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garlicfall.JPGGarlic is a bulb, which is planted in the fall, to be harvested next year on July 1. Garlic is a wonderful addition to your garden, because it is a low-maintenance plant that delivers delicious results.
To plant garlic, separate the heads into individual cloves. There is no need to peel the cloves. Plant each clove one foot apart — and be sure to plant the clove root-down and stem up — about 3 inches deep. Cover with dirt.

Need garlic cloves to plant? We have some extra cloves available that are perfect for planting right now. Stop by Kitchen Conservatory to get some cloves. We always plant hard-neck red German garlic, which is more flavorful and different from the soft-neck garlic heads sold in the supermarket. Or just eat our delicious garlic.

Chicken with 40 Cloves of Garlic

  • 1 whole chicken, cut into 8 pieces
  • salt and pepper
  • About 40 cloves of garlic, separated and peeled
  • 4 tablespoons olive oil, divided
  • 2 cups dry white wine
  • 3 fresh thyme sprigs
  • 3 fresh rosemary sprigs
  • 1 teaspoon cornstarch
  • 2 tablespoons softened butter
  • herb sprigs for garnish

Sprinkle chicken with salt and pepper on both sides. Heat 2 tablespoons olive oil in heavy large skillet over medium-high heat. When hot, add chicken and cook until brown on all sides, about 12 minutes total.  Transfer chicken to plate. Add remaining 2 tablespoons olive oil and garlic to pan and stir until light brown, about 3-5 minutes. Add wine and herbs; bring to boil. Return browned chicken to pan. Reduce heat to medium, cover, and simmer until chicken is cooked through (sauce will not cover chicken), about  additional 20 minutes. Remove the chicken pieces to a serving platter.

Dissolve the corn starch in a 1/4 cup of cold water; stir until there are no lumps.  Slowly add the mixture to the remaining sauce in the pan and bring to a quick boil, when thick remove from the heat and quickly whisk in the softened butter. Season sauce to taste with salt and pepper as needed. If the sauce gets too thick, add some chicken stock to thin a bit, readjust seasonings and add a bit more butter. Spoon garlic cloves and sauce around chicken and serve. Garnish with herb sprigs.


5 Comments for “Now is the Time to Plant Garlic: Chicken with 40 Cloves of Garlic Recipe”  

  1. Hillary

    Questions – I purchased some of your wonderful garlic over the summer. If you do not have a yard, can you plant garlic in a pot on a patio or deck? When do you harvest the garlic and how do you know when it is ready to harvest? Does one clove of garlic produce one head of garlic? What does the “root” look like? Is it the kind of brown end and the stem is the pointy part of the clove?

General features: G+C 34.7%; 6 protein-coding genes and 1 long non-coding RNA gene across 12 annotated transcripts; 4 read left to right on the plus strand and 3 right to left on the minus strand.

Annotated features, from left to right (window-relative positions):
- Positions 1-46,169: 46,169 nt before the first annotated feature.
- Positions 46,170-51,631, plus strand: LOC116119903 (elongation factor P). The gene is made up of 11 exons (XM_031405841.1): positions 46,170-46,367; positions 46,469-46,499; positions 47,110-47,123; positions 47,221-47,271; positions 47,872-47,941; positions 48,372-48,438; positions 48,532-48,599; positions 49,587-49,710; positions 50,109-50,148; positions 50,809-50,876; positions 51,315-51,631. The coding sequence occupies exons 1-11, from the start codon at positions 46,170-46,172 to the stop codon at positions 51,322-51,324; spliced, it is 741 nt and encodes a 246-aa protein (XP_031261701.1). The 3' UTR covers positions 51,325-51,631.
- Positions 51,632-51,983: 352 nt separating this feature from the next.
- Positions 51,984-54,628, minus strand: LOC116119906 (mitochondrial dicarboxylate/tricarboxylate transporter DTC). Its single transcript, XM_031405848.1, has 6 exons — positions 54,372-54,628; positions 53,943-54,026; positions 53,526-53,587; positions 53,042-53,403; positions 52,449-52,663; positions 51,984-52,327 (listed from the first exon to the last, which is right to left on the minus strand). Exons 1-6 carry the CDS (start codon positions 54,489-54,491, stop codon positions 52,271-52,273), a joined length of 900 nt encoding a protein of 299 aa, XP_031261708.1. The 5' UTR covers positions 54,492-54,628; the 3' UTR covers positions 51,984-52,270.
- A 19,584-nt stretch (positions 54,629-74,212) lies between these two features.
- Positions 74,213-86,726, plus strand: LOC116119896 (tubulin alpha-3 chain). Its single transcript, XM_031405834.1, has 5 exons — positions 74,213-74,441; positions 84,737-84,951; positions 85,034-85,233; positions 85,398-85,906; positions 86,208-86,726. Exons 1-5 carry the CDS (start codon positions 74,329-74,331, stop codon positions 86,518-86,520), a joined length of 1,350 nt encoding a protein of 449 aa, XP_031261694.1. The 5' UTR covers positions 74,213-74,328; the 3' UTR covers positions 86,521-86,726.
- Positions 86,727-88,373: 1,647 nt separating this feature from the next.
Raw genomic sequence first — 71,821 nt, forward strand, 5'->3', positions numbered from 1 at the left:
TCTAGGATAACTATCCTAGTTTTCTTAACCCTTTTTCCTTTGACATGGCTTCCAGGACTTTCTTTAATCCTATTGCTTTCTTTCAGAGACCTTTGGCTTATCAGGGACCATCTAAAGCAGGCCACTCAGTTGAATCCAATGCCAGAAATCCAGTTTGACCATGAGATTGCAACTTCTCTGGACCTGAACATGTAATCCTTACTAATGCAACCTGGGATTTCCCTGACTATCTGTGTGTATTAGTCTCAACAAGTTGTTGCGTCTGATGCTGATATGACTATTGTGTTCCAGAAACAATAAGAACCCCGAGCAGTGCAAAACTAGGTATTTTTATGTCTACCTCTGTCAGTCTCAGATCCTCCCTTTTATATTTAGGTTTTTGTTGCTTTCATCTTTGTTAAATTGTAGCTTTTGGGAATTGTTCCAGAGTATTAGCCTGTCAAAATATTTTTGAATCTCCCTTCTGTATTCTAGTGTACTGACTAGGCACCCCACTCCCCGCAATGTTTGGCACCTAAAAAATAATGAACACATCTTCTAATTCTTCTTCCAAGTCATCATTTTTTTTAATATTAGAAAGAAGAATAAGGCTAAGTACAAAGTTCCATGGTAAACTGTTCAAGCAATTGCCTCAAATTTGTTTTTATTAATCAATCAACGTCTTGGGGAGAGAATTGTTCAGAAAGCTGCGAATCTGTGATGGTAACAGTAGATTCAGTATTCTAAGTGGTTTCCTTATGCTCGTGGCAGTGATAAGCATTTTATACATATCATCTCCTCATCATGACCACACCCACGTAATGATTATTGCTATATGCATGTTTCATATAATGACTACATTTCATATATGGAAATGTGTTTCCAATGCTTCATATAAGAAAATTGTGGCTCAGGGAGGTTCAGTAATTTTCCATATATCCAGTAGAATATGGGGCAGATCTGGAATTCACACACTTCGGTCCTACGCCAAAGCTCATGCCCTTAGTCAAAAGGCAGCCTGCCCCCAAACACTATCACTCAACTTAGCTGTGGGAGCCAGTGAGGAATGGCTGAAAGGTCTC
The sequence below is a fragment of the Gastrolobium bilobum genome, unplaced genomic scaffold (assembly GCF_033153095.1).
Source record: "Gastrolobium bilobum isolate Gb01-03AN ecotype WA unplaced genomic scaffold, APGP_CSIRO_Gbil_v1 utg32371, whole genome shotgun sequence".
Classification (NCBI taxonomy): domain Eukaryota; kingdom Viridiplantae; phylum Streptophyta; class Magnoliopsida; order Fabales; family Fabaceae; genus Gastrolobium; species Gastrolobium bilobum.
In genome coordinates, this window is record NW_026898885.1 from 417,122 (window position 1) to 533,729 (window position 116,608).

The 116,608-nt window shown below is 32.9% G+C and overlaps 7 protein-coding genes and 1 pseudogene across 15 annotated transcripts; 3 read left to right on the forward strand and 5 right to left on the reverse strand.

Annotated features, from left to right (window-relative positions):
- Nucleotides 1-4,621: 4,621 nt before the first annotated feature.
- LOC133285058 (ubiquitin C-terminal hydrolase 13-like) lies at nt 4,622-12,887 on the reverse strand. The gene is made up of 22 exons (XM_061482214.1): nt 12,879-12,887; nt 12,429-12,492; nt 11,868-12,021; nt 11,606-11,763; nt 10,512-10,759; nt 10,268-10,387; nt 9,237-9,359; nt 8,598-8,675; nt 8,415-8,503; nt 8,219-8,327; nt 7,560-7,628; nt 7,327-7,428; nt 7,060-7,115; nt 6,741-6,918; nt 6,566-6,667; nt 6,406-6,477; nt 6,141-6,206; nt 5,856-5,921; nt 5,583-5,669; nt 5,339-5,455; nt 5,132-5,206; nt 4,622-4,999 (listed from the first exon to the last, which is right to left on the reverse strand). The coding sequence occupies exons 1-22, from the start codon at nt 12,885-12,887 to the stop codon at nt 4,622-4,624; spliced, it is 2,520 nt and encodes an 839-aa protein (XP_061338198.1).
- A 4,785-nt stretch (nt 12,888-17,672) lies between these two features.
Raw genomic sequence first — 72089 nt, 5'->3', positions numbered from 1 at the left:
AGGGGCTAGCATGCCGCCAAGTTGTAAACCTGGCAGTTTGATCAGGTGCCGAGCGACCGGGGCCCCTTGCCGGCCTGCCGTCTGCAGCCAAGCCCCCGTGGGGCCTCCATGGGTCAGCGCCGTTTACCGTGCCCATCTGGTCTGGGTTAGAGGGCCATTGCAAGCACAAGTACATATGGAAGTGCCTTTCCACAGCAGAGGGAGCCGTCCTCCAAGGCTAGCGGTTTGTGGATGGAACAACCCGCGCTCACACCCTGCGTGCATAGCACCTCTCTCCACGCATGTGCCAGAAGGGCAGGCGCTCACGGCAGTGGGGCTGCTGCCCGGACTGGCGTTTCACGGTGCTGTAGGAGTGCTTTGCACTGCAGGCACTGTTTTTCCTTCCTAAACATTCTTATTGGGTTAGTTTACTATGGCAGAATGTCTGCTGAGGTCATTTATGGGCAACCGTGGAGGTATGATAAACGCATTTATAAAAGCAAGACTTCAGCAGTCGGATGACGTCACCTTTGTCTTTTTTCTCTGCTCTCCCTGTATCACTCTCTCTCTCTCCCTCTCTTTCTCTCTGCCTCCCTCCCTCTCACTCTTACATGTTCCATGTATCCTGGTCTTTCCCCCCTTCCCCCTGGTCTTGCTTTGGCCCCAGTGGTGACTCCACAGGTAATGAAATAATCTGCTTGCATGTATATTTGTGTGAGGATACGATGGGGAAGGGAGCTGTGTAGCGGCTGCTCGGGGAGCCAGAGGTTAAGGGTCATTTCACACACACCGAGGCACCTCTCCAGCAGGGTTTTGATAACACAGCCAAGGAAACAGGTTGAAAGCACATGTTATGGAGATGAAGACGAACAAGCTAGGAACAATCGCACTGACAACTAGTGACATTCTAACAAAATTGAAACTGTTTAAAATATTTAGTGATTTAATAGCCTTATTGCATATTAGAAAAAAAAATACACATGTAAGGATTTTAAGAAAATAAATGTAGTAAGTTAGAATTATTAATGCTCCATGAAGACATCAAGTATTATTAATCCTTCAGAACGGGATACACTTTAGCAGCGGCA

2. Anne

    I do not know of anyone who has successfully grown garlic in containers; each garlic clove needs a lot of space.

    Garlic is harvested on July 1. Close to the date, I start pulling heads to see if the crop is ready to harvest.

    One clove of garlic produces one head.

    Yes, the root end is brown and the stem end is where the green shoot will come out.

    Happy planting!

  3. Sculptress

    I planted garlic last year. There is planting garlic and eating garlic. The kind you buy in the grocery store is JUST for eating. Something about not being fertilized. I planted mine with the pointy side up. A few inches between each. I may have pulled them too early. They were very small and maybe a little mealy due to too much rain and watering. Next time I will plant them farther apart and let them grow a little longer. Was just too hard to wait for the yummy garlic!

  4. CathyV

    I had a random clove of garlic laying around, that we bought from a supermarket. Not sure if it was the organic garlic or not, though I am leading towards not. It had fallen behind something in the kitchen and started to sprout. I put it in water and it grew some roots, so I planted it in a large container by itself. I live in FL, do you think it will possibly grow? And would it do better inside or outside? Thanks for any help!

  5. Anne

    I doubt you will get much from that clove. Frequently, supermarket produce is treated not to sprout, so when you plant a sprouted vegetable, they do not grow well or produce a good crop. Also, garlic requires 8 months to grow. Garlic does not grow well in containers; it needs to be outside.